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April 16 2018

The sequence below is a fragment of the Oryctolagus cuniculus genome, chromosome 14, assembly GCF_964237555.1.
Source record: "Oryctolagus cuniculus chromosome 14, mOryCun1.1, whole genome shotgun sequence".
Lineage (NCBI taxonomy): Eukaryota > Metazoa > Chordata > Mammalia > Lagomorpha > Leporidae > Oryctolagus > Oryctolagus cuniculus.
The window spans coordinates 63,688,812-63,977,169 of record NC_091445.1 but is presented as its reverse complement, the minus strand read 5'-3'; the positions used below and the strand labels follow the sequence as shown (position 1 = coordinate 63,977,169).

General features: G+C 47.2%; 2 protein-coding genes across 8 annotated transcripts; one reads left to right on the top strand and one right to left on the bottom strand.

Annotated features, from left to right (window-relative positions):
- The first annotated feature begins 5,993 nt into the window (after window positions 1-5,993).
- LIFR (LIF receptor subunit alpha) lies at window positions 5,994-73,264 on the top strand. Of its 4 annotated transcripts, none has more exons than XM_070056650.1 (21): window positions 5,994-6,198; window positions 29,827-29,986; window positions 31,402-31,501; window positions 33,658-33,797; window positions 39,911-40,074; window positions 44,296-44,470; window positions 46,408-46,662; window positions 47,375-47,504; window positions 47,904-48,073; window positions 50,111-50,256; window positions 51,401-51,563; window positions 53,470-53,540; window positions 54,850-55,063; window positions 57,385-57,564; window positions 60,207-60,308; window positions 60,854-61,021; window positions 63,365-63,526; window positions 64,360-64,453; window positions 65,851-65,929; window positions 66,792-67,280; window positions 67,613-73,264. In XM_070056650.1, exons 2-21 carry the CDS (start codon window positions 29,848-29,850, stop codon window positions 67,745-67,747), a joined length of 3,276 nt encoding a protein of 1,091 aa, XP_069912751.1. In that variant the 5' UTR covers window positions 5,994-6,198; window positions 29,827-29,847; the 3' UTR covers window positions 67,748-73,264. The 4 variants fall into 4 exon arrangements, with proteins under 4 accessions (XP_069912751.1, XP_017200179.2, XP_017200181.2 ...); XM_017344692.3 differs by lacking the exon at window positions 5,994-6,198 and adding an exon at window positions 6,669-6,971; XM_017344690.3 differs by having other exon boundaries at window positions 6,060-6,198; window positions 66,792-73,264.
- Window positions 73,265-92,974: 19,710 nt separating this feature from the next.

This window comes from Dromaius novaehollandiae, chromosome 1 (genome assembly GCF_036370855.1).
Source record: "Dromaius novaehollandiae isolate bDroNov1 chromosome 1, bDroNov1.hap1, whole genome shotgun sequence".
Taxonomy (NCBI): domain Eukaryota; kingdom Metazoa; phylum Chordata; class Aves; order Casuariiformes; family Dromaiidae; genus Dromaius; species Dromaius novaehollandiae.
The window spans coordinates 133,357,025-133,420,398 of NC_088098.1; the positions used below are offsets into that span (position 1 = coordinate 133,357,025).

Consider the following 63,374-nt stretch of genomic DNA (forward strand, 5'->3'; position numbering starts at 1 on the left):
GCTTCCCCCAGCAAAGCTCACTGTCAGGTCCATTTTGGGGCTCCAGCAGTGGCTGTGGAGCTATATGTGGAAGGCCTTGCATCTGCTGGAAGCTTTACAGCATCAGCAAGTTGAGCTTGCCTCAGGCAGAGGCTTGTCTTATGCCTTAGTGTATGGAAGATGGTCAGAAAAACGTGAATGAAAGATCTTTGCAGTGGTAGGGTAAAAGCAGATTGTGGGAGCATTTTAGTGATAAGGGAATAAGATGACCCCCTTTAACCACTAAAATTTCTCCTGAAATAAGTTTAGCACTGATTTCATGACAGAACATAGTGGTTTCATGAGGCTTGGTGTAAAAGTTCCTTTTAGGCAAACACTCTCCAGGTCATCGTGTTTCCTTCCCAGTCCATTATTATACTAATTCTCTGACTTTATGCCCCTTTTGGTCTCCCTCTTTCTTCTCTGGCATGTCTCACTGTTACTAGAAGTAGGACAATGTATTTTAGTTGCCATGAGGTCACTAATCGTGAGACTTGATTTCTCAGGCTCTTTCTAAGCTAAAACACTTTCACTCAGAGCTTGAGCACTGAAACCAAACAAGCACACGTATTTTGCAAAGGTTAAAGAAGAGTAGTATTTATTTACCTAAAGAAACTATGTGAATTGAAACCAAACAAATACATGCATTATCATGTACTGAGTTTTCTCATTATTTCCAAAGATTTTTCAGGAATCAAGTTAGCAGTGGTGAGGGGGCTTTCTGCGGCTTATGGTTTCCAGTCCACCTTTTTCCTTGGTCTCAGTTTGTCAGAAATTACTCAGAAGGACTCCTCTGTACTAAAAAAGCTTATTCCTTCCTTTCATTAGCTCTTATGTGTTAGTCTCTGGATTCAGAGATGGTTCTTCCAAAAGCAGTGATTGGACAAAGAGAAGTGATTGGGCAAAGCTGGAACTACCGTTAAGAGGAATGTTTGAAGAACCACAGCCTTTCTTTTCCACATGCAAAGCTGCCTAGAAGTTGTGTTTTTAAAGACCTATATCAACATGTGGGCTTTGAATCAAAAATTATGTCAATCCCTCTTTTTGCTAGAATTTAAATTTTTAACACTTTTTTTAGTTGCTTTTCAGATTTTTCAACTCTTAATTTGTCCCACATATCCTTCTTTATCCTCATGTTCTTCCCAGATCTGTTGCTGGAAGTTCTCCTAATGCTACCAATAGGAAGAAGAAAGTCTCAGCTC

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68 The Journal of Commerce | April 16 2018 Q&A By Colin Barrett Q A No evidence? No claim I was wondering if you could help me. My company is a transportation brokerage. We recently hauled a load for a customer of ours that was rejected because the driver showed up to deliver with a broken seal. My customer, the shipper, wants to be paid for the load, and the trucking company that hauled it refuses to pay anything. I am stuck in the middle. I filed a claim with the trucking company's insurance and of course they denied it because they claim nothing is wrong with the product. Would I have any leg to stand on if I were to go aer the trucking company who broke the seal? Please let me know if you can help me or lead me in the direction of someone who might be able to assist me with this matter. I GET QUESTIONS like yours with disturbing frequency — disturbing because they display a complete misunder- standing of the basic law that underlies freight claims. The law holds carriers liable for any loss of or damage to the goods the carrier is hauling, save in certain very limited cases. The carrier doesn't have to be at fault; indeed, it may be completely blameless. It's enough that the shipment suffered the loss or damage while it was in the carrier's custody. There are many who feel that this rigid liability regime is unfair to carriers, and, objectively, there's a pretty good argument for this view. Neverthe- less, in this country, that's how the law reads. But a pretty obvious corollary to this legal principle is that a precondition to application of this strict standard of liability is that there must be some actual loss or damage to a shipment before the carrier is obliged to pay. And I mean that the loss or damage has to be proved to an impartial adjudicator — a judge or a jury — and can't merely be suspected or worried about by the claimant; the carrier isn't liable for the unsupported whims of the shipper or receiver. To be sure, not every claim (or even the majority of them) will wind up in court for resolution, and thus come before that judge or jury. But if it did, this is the standard that would be applied. Accordingly, in evaluating the validi- ty of claims, this is the measure that should be used by the parties in deciding, first, whether a claim should be filed, and second, whether that claim warrants payment. Now, when the shipper takes the trouble of sealing a load before dispatching it, delivery with a breached seal certainly sets off a concern that the contents of the sealed unit may have sustained some injury. But it's up to the claimant to transform that concern into reality by showing that the suspected injury did in fact occur. In your case, you do have the breached seal. This seems undisputed. But you tell me the carrier contends that "nothing is wrong with the product," and, from what you say, nobody seems to be arguing otherwise. Certainly, you've given me nothing even resembling evidence to the contrary. So for what do you expect the carrier to pay? The busted seal, which in any case would have been destroyed at the time of delivery? Now, I acknowledge the fact that the seal no longer intact when the goods were tendered for delivery opens up a lot of possibilities that may warrant the consignee's con- cern. Was the seal broken by someone in order to deliber- ately introduce harmful contaminants? Even if the breach was accidental, could it be that the goods became contami- nated inadvertently? Depending on the product involved, a number of such questions come readily to mind. But that's all they are — questions, not facts. If the goods are indeed contaminated or in some other way rendered of diminished value by virtue of the fact that they made some portion of their journey without what- ever protection the seal was intended to provide, that is indeed an injury for which the carrier could be held liable; but where's the evidence that such is the case? Apparently, your customer's consignee has a policy of not accepting unsealed loads, and for that reason rejected this one. That's all well and good, but its policy is binding only on it, not anyone else. If the shipment arrived undamaged, then its rejection was legally unsup- portable, and your customer should insist on payment from it. You can't lay this one on the carrier. JOC Consultant, author, and educator Colin Barrett is president of Barrett Transportation Consultants. Send your questions to him at 5201 Whippoorwill Lane, Johns Island, S.C. 29455; phone, 843 559 1277; email, Contact him to order the most recent 351-page compiled edition of past Q&A columns, published in 2010. The loss or damage has to be proved to an impartial adjudicator and can't merely be suspected or worried about by the claimant; the carrier isn't liable for the unsupported whims of the shipper or receiver.

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